United Nations envoy to Yemen Martin Griffiths was in the country’s temporary capital, Aden, on Saturday for the first time since his appointment as successor to Mauritania's Ismail Ould Cheikh Ahmed, informed Yemeni government sources said.
The UN envoy will meet with a number of government officials and other Yemeni leaders in Aden before heading to the capital Sana’a to hold talks with Houthi leaders and other forces loyal to the insurgents in areas that fall under their control.
Griffiths began his new mission from Riyadh, where he met with the leadership of Yemeni legitimacy, represented by President Abdrabbuh Mansour Hadi, Vice President Ali Mohsen al-Ahmar, Prime Minister Ahmed Obaid bin Daghr, in addition to other Gulf officials.
This came in the context of the consultations he is leading to resume the stalled negotiations between the government and the Houthi militias.
In the first meeting with the UN envoy, the leaders affirmed the adherence to a peaceful solution based on the three principles: the Gulf initiative and its implementation mechanism, the outcomes of the national dialogue and Security Council Resolution 2216, the same references that Griffiths said he would need to reach a peace agreement.
The legitimate government demanded the militia to stop firing rockets into Saudi territories and release the prisoners and detainees in the context of proving good intentions and seriousness in reaching a peace that ends the coup.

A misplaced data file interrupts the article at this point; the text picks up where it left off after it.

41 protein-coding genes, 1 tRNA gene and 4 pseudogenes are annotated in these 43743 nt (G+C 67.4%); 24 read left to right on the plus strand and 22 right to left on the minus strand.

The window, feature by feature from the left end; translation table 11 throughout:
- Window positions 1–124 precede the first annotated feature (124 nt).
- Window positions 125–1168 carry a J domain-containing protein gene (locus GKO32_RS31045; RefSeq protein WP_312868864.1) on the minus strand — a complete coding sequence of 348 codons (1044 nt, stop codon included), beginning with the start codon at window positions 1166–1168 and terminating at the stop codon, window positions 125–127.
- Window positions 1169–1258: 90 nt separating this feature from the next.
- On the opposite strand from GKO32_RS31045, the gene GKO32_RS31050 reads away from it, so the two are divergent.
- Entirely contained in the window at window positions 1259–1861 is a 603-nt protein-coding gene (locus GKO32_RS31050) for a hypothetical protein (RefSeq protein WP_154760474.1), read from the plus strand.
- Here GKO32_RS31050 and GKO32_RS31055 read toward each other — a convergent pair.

In his first statement, the British envoy pledged to launch a comprehensive political process among Yemeni parties, starting with where his predecessor has stopped in the negotiations that were hosted by Kuwait and were thwarted by the militias, who did not agree to sign a proposed peace agreement by Ould Cheikh at the end of the talks.
Notably, all international parties concerned with the Yemeni file are optimistic, especially Western officials, that this year will mark the end of the Houthi coup against the legitimate government through a peace agreement sponsored by the new UN envoy.
The legitimate government accuses the Houthi rebels of investing only in the negotiations process to prolong the war, without seriously reaching an agreement, in implementation of Iran’s agenda, which provides them with weapons and logistical support.